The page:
first_imgby Tracy McCue, Sumner Newscow — Sometimes life has a way of superseding your expectations. So is the case of 11-year-old Mason Lough and his parents, Larance and Carrie Lough of Wellington.Saturday night, the Zac Brown Band came to Wichita to perform in front of a near capacity crowd at Intrust Bank Stadium.What the Loughs didn’t expect was that Mason would perform his piano solo “Colder Weather” to the Zac Brown Band and its thousands of zealous number of fans in south-central Kansas (see video below). “I don’t know if he really knows what hit him,” said his mother Carrie Sunday morning. “He’s out this morning in the front yard playing basketball, like last night was just a normal evening for him.”Rest assured, it wasn’t.Mason Lough performing as Clay Cook looks on…It’s been an interesting ride for the Loughs, since placing a You Tube video a year ago where Mason, 10-years-old at the time, played a commanding  rendition of “Colder Weather” on a grand piano with no sheet music (see other video below).The thing about the Internet is you never know what could happen. But the video was picked up by “The Wolf” 100.5 — a local radio station in Wichita, who was sponsoring the concert held Saturday. And members of the band saw the video.As a result, the Kennedy Elementary fifth grade student and his mother were invited to eat at a VIP pre-concert dinner for 150 of Zac Brown Band’s most ardent fan club fans in the Wichita area. It was a dinner of down-home cooking that was actually prepared for the band or at least its entourage.“That in itself was an incredible experience,” Carrie said “We got to meet all the band members and have a great conversation with them.”But then the evening turned into something so much more. Clay Cook, the keyboardist for the band, introduced himself to Mason and said.“Look here, you are the kid who can play ‘Colder Weather’ better than I can.”He then looked Mason into his eyes and asked him if he would like to perform the song during the concert.“Mason’s eyes got real big and said, ‘sure,’” Carrie said. “I don’t think he was ever nervous about playing. He was so excited… Me, on the other hand, was petrified. I couldn’t calm my nerves.”Well, as you can tell on the video, Mason performed like a seasoned veteran. People in the crowd, except for a few sliver of Wellington fans scattered throughout, had no idea where this little man came from. But some were said to be moved to tears before Mason was done performing. At the end, Clay Cook lifted Mason in his arms and held him high. Mason threw his hands in his air making the touchdown sign.This most certainly wasn’t planned.Mason started playing way back when he was 3 playing on a cheap keyboard. By the time he was 5 he was taking piano lessons.After the family moved away from Wellington, they eventually moved back and eventually got in contact with Scott Williams in Winfield, who has been teaching Mason how to perform using both sheet music and playing the songs by ear.“It is quite an acquired art,” Carrie said about listening to music by ear. “It is something Mason is still learning.”Mason wanted to play songs he heard on the radio and “Colder Weather” was one of his favorites – a country song Zac Brown Band took to the top of the charts in 2010.And what was the reason for the original You Tube video? The Mason family simply made it so friends and relatives in the Kansas City area and elsewhere could see him play.How that piece of video led to Mason Lough on stage with the Zac Brown Band Saturday night at Intrust is one of those stories where truth is indeed stranger than fiction.Mason Lough on the big screen at Zac Brown Band Concert in Wichita, April 20, 2013. Close Forgot password? Please put in your email: Send me my password! Close message Login This blog post All blog posts Subscribe to this blog post’s comments through… RSS Feed Subscribe via email Subscribe Subscribe to this blog’s comments through… RSS Feed Subscribe via email Subscribe Follow the discussion Comments (11) Logging you in… Close Login to IntenseDebate Or create an account Username or Email: Password: Forgot login? Cancel Login Close WordPress.com Username or Email: Password: Lost your password? Cancel Login Dashboard | Edit profile | Logout Logged in as Admin Options Disable comments for this page Save Settings Sort by: Date Rating Last Activity Loading comments… You are about to flag this comment as being inappropriate. Please explain why you are flagging this comment in the text box below and submit your report. The blog admin will be notified. Thank you for your input. +8 Vote up Vote down WHSFAN · 381 weeks ago Simply Awesome! Great Job.. Report Reply 0 replies · active 381 weeks ago +5 Vote up Vote down Imagine · 381 weeks ago Very cool! Report Reply 0 replies · active 381 weeks ago +6 Vote up Vote down Brian Kimzey · 381 weeks ago That’s my nephew, I couldn’t be more proud! Fantastic job Mason! Report Reply 0 replies · active 381 weeks ago +3 Vote up Vote down Tanya Kimzey · 381 weeks ago Mason’s Grandpa ,Robert Kimzey passed, away last October. He would be so proud ! He would tell all his friends that’s my Grandson, he take after me. Good job Mason Report Reply 0 replies · active 381 weeks ago +3 Vote up Vote down Gator · 381 weeks ago I’ve known this little man for a few years and he holds a special place in my heart. He is a very special kid. GREAT JOB MASON!! Report Reply 0 replies · active 381 weeks ago +2 Vote up Vote down Austin · 381 weeks ago I coached his younger brother! Just awesome! Good Job Mason! Report Reply 0 replies · active 381 weeks ago +2 Vote up Vote down tammy · 381 weeks ago Mason you was so good last night at the Zac Brown show. I was there right up front and everyone around me coundnt believe you was playing. AWESOME JOB MASON!!!!! 🙂 Report Reply 0 replies · active 381 weeks ago -1 Vote up Vote down ilyssa · 381 weeks ago mason good job Report Reply 0 replies · active 381 weeks ago 0 Vote up Vote down Sarah · 381 weeks ago So awesome Mason! I was there watching you, first I had goosebumps and by the end I had tears! Don’t ever give up on your dreams Mason!! Report Reply 0 replies · active 381 weeks ago 0 Vote up Vote down Roxie · 381 weeks ago Mason I am very proud of you. You have come a long way from the 4year old boy who dreamed of playing like Nickelback. Report Reply 0 replies · active 381 weeks ago 12Next » Post a new comment Enter text right here! Comment as a Guest, or login: Login to IntenseDebate Login to WordPress.com Login to Twitter Go back Tweet this comment Connected as (Logout) Email (optional) Not displayed publicly. Name Email Website (optional) Displayed next to your comments. Not displayed publicly. If you have a website, link to it here. Posting anonymously. Tweet this comment Submit Comment Subscribe to None Replies All new comments Comments by IntenseDebate Enter text right here! Reply as a Guest, or login: Login to IntenseDebate Login to WordPress.com Login to Twitter Go back Tweet this comment Connected as (Logout) Email (optional) Not displayed publicly. Name Email Website (optional) Displayed next to your comments. Not displayed publicly. If you have a website, link to it here. Posting anonymously. Tweet this comment Cancel Submit Comment Subscribe to None Replies All new commentslast_img read more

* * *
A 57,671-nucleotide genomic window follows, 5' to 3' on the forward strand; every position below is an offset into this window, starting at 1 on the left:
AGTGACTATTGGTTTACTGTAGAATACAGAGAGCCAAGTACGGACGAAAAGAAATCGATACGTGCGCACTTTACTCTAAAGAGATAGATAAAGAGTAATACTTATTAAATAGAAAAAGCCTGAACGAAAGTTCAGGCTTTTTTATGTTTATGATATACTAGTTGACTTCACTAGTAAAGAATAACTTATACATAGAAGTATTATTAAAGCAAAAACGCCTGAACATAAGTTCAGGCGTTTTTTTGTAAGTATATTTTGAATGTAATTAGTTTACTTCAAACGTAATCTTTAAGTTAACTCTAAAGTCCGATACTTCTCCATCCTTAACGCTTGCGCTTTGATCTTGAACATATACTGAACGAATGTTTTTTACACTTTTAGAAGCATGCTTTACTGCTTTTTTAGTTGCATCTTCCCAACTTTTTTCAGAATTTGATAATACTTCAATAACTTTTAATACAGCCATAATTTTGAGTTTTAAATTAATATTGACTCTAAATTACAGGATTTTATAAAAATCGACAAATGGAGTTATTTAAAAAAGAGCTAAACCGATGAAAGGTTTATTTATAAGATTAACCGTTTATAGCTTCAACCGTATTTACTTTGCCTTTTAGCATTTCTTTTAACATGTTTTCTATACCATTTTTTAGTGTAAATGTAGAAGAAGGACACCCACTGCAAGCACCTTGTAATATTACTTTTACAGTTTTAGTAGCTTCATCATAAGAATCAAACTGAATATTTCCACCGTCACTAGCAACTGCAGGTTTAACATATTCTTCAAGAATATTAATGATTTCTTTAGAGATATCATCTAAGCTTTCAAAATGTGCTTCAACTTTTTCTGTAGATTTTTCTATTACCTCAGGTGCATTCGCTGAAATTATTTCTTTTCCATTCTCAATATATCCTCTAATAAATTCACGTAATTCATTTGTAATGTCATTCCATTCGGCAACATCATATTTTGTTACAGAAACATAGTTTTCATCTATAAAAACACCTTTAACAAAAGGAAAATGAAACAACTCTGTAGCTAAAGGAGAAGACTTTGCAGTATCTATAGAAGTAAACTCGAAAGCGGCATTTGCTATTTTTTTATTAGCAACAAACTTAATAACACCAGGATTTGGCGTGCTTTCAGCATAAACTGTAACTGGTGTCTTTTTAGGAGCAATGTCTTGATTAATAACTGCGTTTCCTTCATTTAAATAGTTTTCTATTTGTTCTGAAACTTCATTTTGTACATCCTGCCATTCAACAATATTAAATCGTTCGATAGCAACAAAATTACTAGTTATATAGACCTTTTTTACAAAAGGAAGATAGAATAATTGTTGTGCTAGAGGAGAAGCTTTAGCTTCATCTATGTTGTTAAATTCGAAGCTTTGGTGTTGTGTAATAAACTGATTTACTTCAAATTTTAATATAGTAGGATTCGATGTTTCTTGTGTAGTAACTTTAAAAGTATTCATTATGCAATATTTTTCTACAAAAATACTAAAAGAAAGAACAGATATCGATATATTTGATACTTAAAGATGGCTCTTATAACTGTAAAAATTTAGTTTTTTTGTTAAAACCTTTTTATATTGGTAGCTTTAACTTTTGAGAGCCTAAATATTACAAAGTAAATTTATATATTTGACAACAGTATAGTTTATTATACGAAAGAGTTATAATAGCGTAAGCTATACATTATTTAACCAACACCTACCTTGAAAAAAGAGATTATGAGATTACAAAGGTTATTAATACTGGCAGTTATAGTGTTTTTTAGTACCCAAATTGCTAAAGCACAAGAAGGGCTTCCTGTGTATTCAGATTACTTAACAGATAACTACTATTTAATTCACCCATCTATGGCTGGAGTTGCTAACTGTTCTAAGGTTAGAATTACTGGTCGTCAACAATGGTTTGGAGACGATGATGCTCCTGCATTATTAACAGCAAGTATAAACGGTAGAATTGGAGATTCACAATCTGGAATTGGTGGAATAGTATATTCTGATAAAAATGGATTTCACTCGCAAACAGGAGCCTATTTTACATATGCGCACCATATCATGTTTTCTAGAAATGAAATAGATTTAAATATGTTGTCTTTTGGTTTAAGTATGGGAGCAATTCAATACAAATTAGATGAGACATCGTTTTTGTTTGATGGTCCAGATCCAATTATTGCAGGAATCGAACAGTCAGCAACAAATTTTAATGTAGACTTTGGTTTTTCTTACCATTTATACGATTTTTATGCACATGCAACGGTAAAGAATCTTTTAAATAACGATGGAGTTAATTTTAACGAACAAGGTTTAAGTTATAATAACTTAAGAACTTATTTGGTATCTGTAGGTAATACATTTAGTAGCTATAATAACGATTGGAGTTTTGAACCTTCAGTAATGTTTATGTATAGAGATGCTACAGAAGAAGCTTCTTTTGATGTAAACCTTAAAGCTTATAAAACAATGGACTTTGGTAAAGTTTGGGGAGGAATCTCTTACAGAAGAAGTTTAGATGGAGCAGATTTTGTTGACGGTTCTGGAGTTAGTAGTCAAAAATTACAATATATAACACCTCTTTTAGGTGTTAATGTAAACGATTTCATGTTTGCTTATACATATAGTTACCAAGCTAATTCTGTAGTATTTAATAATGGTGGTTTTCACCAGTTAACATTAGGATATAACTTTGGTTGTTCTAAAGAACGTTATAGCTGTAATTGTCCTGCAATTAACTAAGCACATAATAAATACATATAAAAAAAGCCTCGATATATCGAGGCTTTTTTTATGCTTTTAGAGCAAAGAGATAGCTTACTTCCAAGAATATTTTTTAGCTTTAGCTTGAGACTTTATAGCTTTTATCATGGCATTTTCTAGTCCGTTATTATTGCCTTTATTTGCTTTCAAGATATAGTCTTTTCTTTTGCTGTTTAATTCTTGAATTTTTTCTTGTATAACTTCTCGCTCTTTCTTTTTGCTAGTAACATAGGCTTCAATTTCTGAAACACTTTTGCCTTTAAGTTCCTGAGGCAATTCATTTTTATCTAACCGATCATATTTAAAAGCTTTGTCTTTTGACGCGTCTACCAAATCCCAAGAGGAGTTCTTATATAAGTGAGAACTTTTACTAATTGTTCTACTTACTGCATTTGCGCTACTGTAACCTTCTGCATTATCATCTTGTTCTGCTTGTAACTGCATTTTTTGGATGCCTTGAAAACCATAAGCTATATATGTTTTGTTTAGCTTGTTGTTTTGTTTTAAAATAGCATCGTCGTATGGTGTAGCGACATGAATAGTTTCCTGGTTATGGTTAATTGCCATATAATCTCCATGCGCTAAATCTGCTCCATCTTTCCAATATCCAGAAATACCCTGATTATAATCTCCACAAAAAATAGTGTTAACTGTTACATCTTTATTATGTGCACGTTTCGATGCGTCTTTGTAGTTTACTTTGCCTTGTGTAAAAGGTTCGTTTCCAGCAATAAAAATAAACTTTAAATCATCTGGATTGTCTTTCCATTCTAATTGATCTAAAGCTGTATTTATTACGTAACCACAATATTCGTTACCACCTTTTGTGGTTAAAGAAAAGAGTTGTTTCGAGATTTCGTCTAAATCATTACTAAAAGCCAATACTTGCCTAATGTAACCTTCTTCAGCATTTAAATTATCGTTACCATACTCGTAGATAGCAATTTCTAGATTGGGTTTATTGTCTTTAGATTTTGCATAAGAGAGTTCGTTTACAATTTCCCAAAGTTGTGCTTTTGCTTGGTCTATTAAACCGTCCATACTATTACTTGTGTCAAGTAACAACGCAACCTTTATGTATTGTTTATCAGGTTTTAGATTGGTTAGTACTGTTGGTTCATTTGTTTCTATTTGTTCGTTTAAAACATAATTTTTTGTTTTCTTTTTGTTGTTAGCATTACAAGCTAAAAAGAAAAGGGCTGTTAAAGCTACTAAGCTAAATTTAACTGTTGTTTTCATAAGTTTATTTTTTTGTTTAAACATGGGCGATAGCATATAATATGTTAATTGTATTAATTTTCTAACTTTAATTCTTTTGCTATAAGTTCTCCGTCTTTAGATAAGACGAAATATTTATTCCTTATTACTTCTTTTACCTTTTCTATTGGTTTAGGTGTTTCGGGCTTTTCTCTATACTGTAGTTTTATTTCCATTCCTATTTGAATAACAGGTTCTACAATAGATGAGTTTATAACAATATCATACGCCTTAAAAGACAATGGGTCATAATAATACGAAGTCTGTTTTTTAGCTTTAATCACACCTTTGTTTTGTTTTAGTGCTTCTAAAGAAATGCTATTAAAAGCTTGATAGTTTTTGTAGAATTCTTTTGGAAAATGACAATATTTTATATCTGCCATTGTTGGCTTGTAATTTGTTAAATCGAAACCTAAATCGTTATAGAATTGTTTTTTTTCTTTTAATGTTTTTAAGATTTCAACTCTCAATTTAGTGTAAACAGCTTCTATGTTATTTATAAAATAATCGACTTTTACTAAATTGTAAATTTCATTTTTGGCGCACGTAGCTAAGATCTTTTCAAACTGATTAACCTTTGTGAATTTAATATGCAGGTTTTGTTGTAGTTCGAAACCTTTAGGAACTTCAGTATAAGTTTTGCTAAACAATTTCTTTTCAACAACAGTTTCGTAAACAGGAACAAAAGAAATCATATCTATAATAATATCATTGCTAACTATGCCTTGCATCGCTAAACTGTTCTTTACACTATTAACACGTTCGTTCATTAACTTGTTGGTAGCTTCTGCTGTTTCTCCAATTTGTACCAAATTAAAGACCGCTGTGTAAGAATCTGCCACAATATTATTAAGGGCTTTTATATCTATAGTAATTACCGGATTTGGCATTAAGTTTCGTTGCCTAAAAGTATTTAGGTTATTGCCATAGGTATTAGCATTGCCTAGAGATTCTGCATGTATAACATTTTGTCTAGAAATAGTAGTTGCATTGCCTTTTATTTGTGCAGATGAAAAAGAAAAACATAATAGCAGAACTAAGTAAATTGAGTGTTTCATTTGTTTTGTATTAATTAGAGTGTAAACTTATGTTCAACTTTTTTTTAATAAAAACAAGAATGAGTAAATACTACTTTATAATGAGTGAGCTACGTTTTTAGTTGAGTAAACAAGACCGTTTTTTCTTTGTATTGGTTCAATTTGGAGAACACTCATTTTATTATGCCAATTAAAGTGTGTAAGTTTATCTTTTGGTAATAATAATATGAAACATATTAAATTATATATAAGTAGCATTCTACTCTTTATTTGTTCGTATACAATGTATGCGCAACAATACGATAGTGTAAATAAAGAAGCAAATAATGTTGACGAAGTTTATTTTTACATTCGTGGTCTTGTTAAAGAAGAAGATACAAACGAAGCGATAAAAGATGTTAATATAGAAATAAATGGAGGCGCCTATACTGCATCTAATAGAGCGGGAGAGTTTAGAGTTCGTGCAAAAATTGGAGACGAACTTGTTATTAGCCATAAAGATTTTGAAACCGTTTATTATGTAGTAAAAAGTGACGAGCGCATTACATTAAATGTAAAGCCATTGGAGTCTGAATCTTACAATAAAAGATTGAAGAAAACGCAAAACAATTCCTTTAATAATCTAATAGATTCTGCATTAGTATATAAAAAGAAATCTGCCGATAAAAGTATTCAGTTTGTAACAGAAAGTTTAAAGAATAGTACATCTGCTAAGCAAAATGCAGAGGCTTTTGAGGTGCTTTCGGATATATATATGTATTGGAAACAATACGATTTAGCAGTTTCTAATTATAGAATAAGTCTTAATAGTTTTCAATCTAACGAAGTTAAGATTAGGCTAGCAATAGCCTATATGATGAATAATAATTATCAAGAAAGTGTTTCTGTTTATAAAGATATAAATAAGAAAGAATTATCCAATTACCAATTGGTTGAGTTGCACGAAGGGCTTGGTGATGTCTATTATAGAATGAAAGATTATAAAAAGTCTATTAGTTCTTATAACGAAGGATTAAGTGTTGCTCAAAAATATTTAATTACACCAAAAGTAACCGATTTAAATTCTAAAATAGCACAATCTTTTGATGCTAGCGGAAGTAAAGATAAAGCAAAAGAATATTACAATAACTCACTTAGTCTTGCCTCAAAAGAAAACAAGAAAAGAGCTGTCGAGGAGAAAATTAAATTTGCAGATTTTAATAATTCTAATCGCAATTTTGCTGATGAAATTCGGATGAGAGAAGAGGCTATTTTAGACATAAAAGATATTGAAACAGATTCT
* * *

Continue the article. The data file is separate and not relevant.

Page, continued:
first_imgA copy of the Constitution hangs on the restroom door. The objects that adorn the walls run the gamut of time and place: a public health advisory sign from the city of New York parks and recreation department that warns pregnant women not to “eat fish or eels caught in these waters,” a boxed “crazy cat lady” action figure, a sombrero, a sign for Bianchi bicycles. Try to find a thread that runs through this decor, a unifying theme or a cumulative message, and you might just drive yourself crazy.Instead, appreciate the amalgamation for what it is: a fusion of crafted works of art and simple snapshots of reality. It is, at once, a space that displays creative outputs and reminds us of less-inspiring realities: a painting of a woman with blue hair on one side of the room and a copy of “Civil War Naval Chronology” on a bookshelf on the other. It is wonderfully alternative without trying so hard to be. It is as transcendent as it is grounded. By Jenna Moldaver |HIGHLANDS – “Water Witch is like this vortex,” said Valerie Browning, owner of Water Witch Coffee. “All these creative people just come toward it.”When waiting for your order at Water Witch Coffee, you won’t be at a loss for entertainment. Your eyes may drift across art-lined walls, fixating on vibrant pieces from artists across the country, or you might take a seat in a spindle-back chair and absorb the eclectic decor that encompasses you in your little corner of this inventive space on Waterwitch Avenue. Either way, there’s a lot to see, hear and experience. Browning, who has run the shop for four years, has grown Water Witch into a cultural hub. There are blues jams every third Sunday of the month, traditional Irish music jams every second and, most popularly, open mic night every Wednesdays. The music scene has given birth to groups like the Water Witch Jazz Band, which has used the space both to practice and perform.“It’s a welcoming atmosphere for people to come into as musicians and the place really fosters the growth of all the arts,” said Browning. “There’s this one woman who comes in who says, ‘Val, this place saves lives,’ ” Browning said. “Because without it they wouldn’t really have anywhere to go. There’s a Water Witch family. You can walk into the shop and find someone if you need help. Someone will know something about almost any topic.”When she’s having a bad day, Browning says the cure is simply going in to work, where customers fill the place with color. Customers have named menu items, jammed out on weeknights and grown to know the staff. They are more than patrons; they are participants. “We have a lot of regular customers who I see every day who have been coming here for 12 years,” says Browning. “Some are detectives, some have had computer engineering jobs and they show up at 6:30 every morning. If one doesn’t show up they end up calling the other ones.”Browning says she couldn’t begin to describe all the different people who come into the shop. “Highlands has a sort of quirkiness to it and it’s filling up with all sorts of people,” she said.One thing they all have in common, though, is they all care deeply about the shop and together they form what Browning calls the “Water Witch family.”center_img This article was first published in the June 14-June 21, 2018 print edition of The Two River Times. Water Witch has artists lined up well into next year to do art shows in the shop. Every two months a new artist takes over the walls of Water Witch, giving customers an ever-changing backdrop. Some artists have created entire shows just for the purpose of having their work displayed at the shop.“Every two months the customers have a whole new genre or idea of art,” says Browning.But not everyone who steps foot in the shop is buzzing with artistic talent. While a welcoming space for creative types, Water Witch is home base for a wide variety of locals. Water Witch Coffee is more than just savory paninis and espresso drinks; it’s a breath of pure authenticity in the Highlands community. It’s both a venue where musicians can perform during Wednesday open mic nights and a workspace for anyone with a laptop and a latte craving. You can use it for its authentic promotion of the arts or for its Wi-Fi and crepe offerings. The space is yours to experience.And experiencing it is exactly what people have done.last_img read more